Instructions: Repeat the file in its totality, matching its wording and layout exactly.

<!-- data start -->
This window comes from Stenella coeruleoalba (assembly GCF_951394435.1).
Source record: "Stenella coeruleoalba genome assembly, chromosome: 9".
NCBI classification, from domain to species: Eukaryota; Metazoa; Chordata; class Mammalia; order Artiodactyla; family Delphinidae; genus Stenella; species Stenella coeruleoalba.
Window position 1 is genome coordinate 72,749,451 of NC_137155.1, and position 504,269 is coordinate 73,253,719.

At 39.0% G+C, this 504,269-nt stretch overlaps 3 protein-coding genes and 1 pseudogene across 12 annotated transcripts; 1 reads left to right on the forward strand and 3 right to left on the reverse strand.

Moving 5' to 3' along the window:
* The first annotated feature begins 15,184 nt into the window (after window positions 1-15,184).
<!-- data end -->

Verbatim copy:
This window comes from Stenella coeruleoalba (assembly GCF_951394435.1).
Source record: "Stenella coeruleoalba genome assembly, chromosome: 9".
NCBI classification, from domain to species: Eukaryota; Metazoa; Chordata; class Mammalia; order Artiodactyla; family Delphinidae; genus Stenella; species Stenella coeruleoalba.
Window position 1 is genome coordinate 72,749,451 of NC_137155.1, and position 504,269 is coordinate 73,253,719.

At 39.0% G+C, this 504,269-nt stretch overlaps 3 protein-coding genes and 1 pseudogene across 12 annotated transcripts; 1 reads left to right on the forward strand and 3 right to left on the reverse strand.

Moving 5' to 3' along the window:
* The first annotated feature begins 15,184 nt into the window (after window positions 1-15,184).